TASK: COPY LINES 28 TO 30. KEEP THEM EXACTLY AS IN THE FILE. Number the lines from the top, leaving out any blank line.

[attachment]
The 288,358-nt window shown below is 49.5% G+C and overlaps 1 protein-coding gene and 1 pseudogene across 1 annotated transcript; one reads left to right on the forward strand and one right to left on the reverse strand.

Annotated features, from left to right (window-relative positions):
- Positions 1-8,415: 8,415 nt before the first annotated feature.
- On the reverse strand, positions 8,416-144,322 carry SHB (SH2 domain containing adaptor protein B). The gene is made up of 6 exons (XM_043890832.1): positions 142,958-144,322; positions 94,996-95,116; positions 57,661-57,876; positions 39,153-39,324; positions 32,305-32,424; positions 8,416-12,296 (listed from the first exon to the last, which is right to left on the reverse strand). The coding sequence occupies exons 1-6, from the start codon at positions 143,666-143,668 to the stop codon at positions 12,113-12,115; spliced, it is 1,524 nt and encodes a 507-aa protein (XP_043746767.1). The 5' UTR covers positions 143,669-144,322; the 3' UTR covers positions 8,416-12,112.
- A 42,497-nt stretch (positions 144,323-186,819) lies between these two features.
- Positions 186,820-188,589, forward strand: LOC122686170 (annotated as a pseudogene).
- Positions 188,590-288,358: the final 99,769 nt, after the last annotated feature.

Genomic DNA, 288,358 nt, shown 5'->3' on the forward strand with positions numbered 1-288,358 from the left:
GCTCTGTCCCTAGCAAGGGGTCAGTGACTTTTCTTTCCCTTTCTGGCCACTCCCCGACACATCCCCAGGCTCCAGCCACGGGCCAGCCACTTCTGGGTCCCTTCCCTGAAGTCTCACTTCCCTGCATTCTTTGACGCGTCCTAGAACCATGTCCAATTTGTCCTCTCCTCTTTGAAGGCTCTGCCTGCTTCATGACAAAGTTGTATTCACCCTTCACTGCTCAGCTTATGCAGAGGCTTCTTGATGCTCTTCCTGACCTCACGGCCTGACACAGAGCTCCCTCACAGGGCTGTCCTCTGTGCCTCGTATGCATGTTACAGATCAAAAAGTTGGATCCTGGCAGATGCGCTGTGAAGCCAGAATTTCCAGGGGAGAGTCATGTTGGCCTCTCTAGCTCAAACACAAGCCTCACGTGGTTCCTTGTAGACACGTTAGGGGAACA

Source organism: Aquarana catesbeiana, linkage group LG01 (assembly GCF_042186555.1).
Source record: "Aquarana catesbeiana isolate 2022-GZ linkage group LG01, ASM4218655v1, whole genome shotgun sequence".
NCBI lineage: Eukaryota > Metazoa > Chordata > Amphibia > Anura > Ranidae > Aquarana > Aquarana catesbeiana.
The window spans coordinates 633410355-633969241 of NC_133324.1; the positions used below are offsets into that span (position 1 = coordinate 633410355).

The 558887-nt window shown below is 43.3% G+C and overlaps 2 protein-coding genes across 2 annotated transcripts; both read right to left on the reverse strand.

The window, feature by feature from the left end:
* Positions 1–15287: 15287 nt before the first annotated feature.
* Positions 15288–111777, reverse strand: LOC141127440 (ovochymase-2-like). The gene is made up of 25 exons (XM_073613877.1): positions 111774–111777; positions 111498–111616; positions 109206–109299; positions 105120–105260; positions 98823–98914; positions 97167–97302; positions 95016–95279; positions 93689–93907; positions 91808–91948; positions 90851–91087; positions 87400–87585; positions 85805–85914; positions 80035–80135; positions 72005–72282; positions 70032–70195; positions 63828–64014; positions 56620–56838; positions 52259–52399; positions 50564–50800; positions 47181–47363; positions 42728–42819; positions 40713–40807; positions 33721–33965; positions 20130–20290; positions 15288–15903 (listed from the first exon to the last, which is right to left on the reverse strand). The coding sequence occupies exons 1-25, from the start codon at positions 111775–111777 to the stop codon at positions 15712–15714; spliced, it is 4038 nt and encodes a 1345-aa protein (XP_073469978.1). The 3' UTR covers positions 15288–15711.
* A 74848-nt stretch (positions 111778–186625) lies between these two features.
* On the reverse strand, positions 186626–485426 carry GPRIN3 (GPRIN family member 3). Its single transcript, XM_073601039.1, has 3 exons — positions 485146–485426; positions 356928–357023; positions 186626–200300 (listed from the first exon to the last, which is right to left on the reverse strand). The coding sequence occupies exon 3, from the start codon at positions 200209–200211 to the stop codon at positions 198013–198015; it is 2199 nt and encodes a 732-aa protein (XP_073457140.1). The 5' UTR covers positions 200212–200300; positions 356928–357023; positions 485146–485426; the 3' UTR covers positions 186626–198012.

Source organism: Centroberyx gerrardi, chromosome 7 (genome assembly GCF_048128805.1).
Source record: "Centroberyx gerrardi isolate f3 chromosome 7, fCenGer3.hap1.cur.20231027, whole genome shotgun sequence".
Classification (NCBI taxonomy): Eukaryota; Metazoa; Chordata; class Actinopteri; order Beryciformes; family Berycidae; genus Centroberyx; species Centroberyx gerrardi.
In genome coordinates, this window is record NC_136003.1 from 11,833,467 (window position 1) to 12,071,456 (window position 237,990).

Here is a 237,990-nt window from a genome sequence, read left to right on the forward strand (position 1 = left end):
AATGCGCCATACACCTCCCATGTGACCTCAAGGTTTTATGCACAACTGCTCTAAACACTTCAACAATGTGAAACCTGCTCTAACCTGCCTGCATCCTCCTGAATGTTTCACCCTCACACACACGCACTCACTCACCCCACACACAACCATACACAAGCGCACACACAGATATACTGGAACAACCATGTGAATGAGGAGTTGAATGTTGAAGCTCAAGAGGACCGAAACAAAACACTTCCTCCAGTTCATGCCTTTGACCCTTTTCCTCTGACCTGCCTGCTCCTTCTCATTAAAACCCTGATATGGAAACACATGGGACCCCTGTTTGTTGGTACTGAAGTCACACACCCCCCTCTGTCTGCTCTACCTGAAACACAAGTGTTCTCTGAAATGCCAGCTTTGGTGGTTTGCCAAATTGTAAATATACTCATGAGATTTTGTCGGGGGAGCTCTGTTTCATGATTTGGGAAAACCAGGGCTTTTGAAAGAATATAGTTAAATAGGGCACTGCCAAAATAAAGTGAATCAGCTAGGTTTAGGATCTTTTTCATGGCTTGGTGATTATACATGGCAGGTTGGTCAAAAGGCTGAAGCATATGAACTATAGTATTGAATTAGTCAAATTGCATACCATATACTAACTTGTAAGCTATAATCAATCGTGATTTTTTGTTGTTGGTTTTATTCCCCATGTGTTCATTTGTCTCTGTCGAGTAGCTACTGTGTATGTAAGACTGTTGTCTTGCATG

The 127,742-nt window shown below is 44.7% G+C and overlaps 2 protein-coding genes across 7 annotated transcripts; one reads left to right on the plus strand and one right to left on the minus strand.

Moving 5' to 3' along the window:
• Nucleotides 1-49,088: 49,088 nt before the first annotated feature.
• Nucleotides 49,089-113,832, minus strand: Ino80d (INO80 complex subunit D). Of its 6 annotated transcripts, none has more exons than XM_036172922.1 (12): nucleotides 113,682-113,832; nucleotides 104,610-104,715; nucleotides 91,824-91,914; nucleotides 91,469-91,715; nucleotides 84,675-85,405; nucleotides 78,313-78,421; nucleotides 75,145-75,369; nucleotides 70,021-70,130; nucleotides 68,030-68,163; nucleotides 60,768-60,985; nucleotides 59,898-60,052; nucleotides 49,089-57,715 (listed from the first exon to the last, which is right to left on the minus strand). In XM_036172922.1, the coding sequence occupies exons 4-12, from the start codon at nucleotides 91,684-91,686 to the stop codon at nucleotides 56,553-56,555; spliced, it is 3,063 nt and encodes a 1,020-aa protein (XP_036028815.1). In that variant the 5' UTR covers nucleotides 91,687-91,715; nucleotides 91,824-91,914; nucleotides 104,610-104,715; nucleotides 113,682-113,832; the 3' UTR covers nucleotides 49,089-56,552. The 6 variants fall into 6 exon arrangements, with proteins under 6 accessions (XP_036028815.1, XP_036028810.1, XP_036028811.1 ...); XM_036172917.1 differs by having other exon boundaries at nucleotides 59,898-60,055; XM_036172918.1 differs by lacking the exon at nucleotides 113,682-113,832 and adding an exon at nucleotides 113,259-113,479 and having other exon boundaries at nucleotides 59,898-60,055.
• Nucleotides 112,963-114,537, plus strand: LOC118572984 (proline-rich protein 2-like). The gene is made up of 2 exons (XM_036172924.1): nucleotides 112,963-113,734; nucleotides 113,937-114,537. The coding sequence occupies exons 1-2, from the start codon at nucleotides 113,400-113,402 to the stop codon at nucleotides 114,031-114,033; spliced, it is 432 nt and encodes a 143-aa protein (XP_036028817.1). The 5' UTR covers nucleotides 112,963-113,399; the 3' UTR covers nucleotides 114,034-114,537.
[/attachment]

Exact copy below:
• Nucleotides 1-49,088: 49,088 nt before the first annotated feature.
• Nucleotides 49,089-113,832, minus strand: Ino80d (INO80 complex subunit D). Of its 6 annotated transcripts, none has more exons than XM_036172922.1 (12): nucleotides 113,682-113,832; nucleotides 104,610-104,715; nucleotides 91,824-91,914; nucleotides 91,469-91,715; nucleotides 84,675-85,405; nucleotides 78,313-78,421; nucleotides 75,145-75,369; nucleotides 70,021-70,130; nucleotides 68,030-68,163; nucleotides 60,768-60,985; nucleotides 59,898-60,052; nucleotides 49,089-57,715 (listed from the first exon to the last, which is right to left on the minus strand). In XM_036172922.1, the coding sequence occupies exons 4-12, from the start codon at nucleotides 91,684-91,686 to the stop codon at nucleotides 56,553-56,555; spliced, it is 3,063 nt and encodes a 1,020-aa protein (XP_036028815.1). In that variant the 5' UTR covers nucleotides 91,687-91,715; nucleotides 91,824-91,914; nucleotides 104,610-104,715; nucleotides 113,682-113,832; the 3' UTR covers nucleotides 49,089-56,552. The 6 variants fall into 6 exon arrangements, with proteins under 6 accessions (XP_036028815.1, XP_036028810.1, XP_036028811.1 ...); XM_036172917.1 differs by having other exon boundaries at nucleotides 59,898-60,055; XM_036172918.1 differs by lacking the exon at nucleotides 113,682-113,832 and adding an exon at nucleotides 113,259-113,479 and having other exon boundaries at nucleotides 59,898-60,055.
• Nucleotides 112,963-114,537, plus strand: LOC118572984 (proline-rich protein 2-like). The gene is made up of 2 exons (XM_036172924.1): nucleotides 112,963-113,734; nucleotides 113,937-114,537. The coding sequence occupies exons 1-2, from the start codon at nucleotides 113,400-113,402 to the stop codon at nucleotides 114,031-114,033; spliced, it is 432 nt and encodes a 143-aa protein (XP_036028817.1). The 5' UTR covers nucleotides 112,963-113,399; the 3' UTR covers nucleotides 114,034-114,537.